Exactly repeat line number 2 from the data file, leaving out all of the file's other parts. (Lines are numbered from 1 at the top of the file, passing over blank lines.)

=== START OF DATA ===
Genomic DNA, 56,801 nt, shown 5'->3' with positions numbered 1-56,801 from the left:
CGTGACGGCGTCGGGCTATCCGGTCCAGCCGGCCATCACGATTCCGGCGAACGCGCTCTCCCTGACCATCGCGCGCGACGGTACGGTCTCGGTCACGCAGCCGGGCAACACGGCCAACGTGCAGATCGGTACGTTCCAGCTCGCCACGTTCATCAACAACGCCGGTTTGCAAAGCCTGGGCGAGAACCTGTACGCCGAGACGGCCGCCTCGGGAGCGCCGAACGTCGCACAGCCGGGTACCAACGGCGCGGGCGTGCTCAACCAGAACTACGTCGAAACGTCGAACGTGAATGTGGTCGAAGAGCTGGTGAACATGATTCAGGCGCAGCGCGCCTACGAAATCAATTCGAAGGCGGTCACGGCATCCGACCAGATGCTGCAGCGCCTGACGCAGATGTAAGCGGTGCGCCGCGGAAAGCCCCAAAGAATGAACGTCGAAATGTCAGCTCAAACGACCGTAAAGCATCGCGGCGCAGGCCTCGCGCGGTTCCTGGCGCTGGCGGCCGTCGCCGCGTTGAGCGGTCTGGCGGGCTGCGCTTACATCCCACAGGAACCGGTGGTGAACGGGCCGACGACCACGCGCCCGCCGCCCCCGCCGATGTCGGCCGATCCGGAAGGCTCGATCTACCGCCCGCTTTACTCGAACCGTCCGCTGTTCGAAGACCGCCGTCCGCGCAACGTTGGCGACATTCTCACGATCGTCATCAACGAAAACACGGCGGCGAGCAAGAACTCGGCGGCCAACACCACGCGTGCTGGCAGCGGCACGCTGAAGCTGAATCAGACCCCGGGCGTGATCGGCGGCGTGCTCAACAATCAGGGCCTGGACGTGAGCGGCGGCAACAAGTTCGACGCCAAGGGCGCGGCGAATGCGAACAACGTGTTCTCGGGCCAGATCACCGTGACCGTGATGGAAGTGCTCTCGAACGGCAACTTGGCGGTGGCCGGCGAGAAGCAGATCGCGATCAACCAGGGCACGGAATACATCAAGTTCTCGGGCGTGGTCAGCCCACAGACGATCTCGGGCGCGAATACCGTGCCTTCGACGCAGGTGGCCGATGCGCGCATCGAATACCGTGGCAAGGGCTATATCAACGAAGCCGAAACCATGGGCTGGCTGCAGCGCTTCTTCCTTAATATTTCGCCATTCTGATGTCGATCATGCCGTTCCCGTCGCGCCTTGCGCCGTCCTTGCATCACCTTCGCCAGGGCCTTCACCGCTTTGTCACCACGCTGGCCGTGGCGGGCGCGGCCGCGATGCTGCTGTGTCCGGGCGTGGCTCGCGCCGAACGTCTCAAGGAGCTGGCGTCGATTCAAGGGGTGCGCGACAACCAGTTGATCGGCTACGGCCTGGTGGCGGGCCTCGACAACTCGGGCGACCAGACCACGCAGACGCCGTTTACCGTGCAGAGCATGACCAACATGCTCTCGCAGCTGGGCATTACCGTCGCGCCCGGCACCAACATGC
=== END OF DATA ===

CGTGACGGCGTCGGGCTATCCGGTCCAGCCGGCCATCACGATTCCGGCGAACGCGCTCTCCCTGACCATCGCGCGCGACGGTACGGTCTCGGTCACGCAGCCGGGCAACACGGCCAACGTGCAGATCGGTACGTTCCAGCTCGCCACGTTCATCAACAACGCCGGTTTGCAAAGCCTGGGCGAGAACCTGTACGCCGAGACGGCCGCCTCGGGAGCGCCGAACGTCGCACAGCCGGGTACCAACGGCGCGGGCGTGCTCAACCAGAACTACGTCGAAACGTCGAACGTGAATGTGGTCGAAGAGCTGGTGAACATGATTCAGGCGCAGCGCGCCTACGAAATCAATTCGAAGGCGGTCACGGCATCCGACCAGATGCTGCAGCGCCTGACGCAGATGTAAGCGGTGCGCCGCGGAAAGCCCCAAAGAATGAACGTCGAAATGTCAGCTCAAACGACCGTAAAGCATCGCGGCGCAGGCCTCGCGCGGTTCCTGGCGCTGGCGGCCGTCGCCGCGTTGAGCGGTCTGGCGGGCTGCGCTTACATCCCACAGGAACCGGTGGTGAACGGGCCGACGACCACGCGCCCGCCGCCCCCGCCGATGTCGGCCGATCCGGAAGGCTCGATCTACCGCCCGCTTTACTCGAACCGTCCGCTGTTCGAAGACCGCCGTCCGCGCAACGTTGGCGACATTCTCACGATCGTCATCAACGAAAACACGGCGGCGAGCAAGAACTCGGCGGCCAACACCACGCGTGCTGGCAGCGGCACGCTGAAGCTGAATCAGACCCCGGGCGTGATCGGCGGCGTGCTCAACAATCAGGGCCTGGACGTGAGCGGCGGCAACAAGTTCGACGCCAAGGGCGCGGCGAATGCGAACAACGTGTTCTCGGGCCAGATCACCGTGACCGTGATGGAAGTGCTCTCGAACGGCAACTTGGCGGTGGCCGGCGAGAAGCAGATCGCGATCAACCAGGGCACGGAATACATCAAGTTCTCGGGCGTGGTCAGCCCACAGACGATCTCGGGCGCGAATACCGTGCCTTCGACGCAGGTGGCCGATGCGCGCATCGAATACCGTGGCAAGGGCTATATCAACGAAGCCGAAACCATGGGCTGGCTGCAGCGCTTCTTCCTTAATATTTCGCCATTCTGATGTCGATCATGCCGTTCCCGTCGCGCCTTGCGCCGTCCTTGCATCACCTTCGCCAGGGCCTTCACCGCTTTGTCACCACGCTGGCCGTGGCGGGCGCGGCCGCGATGCTGCTGTGTCCGGGCGTGGCTCGCGCCGAACGTCTCAAGGAGCTGGCGTCGATTCAAGGGGTGCGCGACAACCAGTTGATCGGCTACGGCCTGGTGGCGGGCCTCGACAACTCGGGCGACCAGACCACGCAGACGCCGTTTACCGTGCAGAGCATGACCAACATGCTCTCGCAGCTGGGCATTACCGTCGCGCCCGGCACCAACATGC